The dichotomy of political nonsense and the feet on the ground food producers is not helping anyone. As the agricultural sector is a free trading one as a result of government decisions, perhaps it’s time to remove corporate subsidies from the energy sector, both fossil and renewables. The price of renewables is now less than fossil fuels, without subsidies and falling as economies of scale, research efforts and price signals drive demand.

In another article from the ABC Solar power: What happens when we start producing more electricity than we can consume?


While Australia leads the world in the use of rooftop solar power, some experts say there could soon be too much power coming online — and governments will have little choice but to cut subsidies.

Government figures show 3.5 million solar panels were installed on Australian rooftops last year, an average of almost 10,000 every day.

That is a 41 per cent increase on the previous year, driven by the twin incentives of cheaper solar panels from China and rising power bills.

End Quote

The obvious answer when too much power is being produced is to save the excess not punish the producers. I don’t know, maybe some sort of battery could help. I’ve discussed pumped storage in earlier episodes and that’s a safe, proven, relatively inexpensive form of storage.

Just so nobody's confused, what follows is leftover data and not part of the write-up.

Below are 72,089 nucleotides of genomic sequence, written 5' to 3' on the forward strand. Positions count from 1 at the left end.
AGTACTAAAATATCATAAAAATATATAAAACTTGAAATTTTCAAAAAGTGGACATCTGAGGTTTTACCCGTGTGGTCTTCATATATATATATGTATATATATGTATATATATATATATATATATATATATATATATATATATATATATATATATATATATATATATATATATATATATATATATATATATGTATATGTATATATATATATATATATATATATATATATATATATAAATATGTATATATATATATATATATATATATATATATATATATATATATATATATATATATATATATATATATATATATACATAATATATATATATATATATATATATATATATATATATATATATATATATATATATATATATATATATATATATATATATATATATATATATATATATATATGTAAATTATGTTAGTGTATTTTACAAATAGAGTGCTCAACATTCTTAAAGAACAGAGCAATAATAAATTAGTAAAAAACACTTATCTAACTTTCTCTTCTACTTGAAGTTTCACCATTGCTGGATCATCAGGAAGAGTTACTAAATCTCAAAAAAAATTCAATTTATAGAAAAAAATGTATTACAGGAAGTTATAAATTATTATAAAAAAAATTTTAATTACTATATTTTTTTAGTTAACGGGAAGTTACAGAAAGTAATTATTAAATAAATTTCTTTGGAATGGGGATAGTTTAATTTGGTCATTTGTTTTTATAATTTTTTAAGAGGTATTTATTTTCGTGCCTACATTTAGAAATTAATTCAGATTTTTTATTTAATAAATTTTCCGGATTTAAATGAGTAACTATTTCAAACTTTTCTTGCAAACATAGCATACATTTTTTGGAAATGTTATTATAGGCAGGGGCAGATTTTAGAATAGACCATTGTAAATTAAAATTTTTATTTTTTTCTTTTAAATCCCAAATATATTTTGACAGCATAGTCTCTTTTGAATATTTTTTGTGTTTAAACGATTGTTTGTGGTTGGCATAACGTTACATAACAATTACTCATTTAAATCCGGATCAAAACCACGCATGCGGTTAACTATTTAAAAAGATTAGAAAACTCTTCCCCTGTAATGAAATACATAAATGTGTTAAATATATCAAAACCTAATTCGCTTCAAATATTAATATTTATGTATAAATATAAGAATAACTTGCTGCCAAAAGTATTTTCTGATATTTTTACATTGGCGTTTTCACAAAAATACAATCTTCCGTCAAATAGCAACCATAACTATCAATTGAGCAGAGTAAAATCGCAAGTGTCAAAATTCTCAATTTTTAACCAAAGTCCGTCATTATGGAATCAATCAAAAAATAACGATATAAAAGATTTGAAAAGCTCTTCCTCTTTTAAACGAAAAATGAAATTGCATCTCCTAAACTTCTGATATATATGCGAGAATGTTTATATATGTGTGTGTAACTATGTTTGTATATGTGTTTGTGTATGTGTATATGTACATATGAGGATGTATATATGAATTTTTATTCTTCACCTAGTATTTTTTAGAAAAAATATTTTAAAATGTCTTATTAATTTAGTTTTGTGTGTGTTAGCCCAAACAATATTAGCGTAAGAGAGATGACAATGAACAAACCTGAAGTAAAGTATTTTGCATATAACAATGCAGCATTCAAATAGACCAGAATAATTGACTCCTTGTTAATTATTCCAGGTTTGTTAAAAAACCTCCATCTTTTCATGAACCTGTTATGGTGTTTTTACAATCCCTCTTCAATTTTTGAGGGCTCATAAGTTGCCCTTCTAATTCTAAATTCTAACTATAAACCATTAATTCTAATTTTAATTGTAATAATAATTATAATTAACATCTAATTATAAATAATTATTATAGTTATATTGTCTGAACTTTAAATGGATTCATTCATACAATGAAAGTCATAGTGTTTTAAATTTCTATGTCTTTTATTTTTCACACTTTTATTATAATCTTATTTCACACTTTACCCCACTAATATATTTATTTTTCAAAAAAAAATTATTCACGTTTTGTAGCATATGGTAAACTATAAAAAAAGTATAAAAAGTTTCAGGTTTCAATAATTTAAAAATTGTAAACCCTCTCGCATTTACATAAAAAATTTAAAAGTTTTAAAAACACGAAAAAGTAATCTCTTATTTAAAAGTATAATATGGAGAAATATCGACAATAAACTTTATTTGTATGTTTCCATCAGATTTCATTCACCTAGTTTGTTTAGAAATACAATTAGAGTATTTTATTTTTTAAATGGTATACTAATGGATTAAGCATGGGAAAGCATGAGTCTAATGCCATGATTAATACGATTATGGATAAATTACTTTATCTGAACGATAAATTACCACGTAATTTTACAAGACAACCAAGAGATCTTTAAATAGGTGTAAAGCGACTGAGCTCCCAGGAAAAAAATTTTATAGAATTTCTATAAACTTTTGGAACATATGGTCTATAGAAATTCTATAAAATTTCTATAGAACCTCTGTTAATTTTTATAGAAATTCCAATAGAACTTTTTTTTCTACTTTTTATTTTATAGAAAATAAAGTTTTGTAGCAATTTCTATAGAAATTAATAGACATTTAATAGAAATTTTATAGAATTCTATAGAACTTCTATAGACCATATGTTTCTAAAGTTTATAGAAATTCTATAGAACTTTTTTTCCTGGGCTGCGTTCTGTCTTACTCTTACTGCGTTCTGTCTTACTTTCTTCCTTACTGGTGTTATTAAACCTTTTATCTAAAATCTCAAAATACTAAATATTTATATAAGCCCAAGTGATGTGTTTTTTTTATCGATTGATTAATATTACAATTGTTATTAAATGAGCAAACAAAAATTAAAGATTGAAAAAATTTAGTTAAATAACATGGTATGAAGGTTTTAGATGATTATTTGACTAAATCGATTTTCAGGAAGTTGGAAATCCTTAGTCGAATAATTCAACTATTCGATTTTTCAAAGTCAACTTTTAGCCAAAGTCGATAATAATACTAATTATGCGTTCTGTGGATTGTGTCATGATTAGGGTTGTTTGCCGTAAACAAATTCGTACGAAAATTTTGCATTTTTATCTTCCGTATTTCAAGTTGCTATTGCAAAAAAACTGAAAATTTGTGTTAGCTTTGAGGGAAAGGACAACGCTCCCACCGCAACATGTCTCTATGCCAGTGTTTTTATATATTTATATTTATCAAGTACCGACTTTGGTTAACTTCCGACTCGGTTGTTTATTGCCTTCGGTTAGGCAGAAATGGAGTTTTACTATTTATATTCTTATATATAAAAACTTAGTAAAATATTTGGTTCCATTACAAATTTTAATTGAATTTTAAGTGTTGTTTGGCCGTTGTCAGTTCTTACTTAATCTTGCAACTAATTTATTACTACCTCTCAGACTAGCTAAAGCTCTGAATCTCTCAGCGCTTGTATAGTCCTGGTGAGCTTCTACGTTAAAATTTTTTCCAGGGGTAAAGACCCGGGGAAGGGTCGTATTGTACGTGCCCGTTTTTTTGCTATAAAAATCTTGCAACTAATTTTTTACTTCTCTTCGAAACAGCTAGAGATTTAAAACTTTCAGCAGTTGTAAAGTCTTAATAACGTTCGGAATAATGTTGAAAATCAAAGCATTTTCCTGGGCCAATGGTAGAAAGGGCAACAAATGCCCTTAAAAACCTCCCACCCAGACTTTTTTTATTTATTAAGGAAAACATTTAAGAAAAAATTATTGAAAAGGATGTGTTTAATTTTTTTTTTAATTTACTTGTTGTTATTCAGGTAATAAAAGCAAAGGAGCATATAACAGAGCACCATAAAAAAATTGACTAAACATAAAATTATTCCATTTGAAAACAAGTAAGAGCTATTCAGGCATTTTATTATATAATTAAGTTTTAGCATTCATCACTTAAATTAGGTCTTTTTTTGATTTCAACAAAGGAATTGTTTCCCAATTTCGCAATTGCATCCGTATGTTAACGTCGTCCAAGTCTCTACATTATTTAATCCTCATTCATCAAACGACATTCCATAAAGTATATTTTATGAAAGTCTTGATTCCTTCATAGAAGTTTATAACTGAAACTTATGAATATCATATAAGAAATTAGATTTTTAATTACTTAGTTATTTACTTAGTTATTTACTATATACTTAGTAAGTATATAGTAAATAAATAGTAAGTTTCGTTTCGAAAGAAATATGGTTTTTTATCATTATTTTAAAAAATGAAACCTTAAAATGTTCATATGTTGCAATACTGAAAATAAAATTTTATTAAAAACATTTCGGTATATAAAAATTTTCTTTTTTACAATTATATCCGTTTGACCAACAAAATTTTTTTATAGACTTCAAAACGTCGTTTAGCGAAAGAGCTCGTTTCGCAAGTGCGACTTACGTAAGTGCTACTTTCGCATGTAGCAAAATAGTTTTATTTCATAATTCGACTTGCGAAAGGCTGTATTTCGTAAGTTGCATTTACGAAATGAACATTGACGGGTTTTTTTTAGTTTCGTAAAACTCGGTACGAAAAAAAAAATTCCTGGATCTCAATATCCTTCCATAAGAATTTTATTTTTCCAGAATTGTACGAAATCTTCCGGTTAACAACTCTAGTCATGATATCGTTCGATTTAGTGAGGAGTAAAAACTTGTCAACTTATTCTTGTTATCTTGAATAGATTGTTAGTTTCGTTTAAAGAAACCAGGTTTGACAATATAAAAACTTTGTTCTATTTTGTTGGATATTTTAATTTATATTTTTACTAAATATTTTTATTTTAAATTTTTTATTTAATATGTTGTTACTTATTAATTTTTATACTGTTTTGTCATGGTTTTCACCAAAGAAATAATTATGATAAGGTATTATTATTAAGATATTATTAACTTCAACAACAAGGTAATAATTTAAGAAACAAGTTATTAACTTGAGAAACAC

What all this comes down to is: The climate is changing, the evidence from the agricultural sector is overwhelming, the federal government in Australia is, if not in the pockets of fossil fuel producers, at least inclined to accept their arguments. What’s happening to science based policy in the US doesn’t bare thinking about but I will have an episode on that soon. While all that’s going on individual households are following the obvious price signals and throwing PV cells on their roofs. The odd one out in this story is government.

If only there was some way we could change governments and some way we could have an actual real choice between alternatives. The conservitive Coalition in power now bows to fossil fuel types, the Labor opposition does so through the mining unions, so the same thing, where is a rational , evidence based party that could step into the breach before Paris COP looks like  fine ideal but not a reality?

And with that I’ll draw this episode to a conclusion. Remember: Decarbonise the air, recarbonise the soil!

As a podcast listener you may be thinking of producing your own podcast but you’re not sure where to begin,  drop over to and check out my course. I have been teaching this at Community Colleges around town and have developed an online version. There’s a link in the show notes. Classes start whenever you’re ready, I’d love to help you into this way of communicating.

A transcript of this episode is available at

Thank you for listening and I'll be back next week.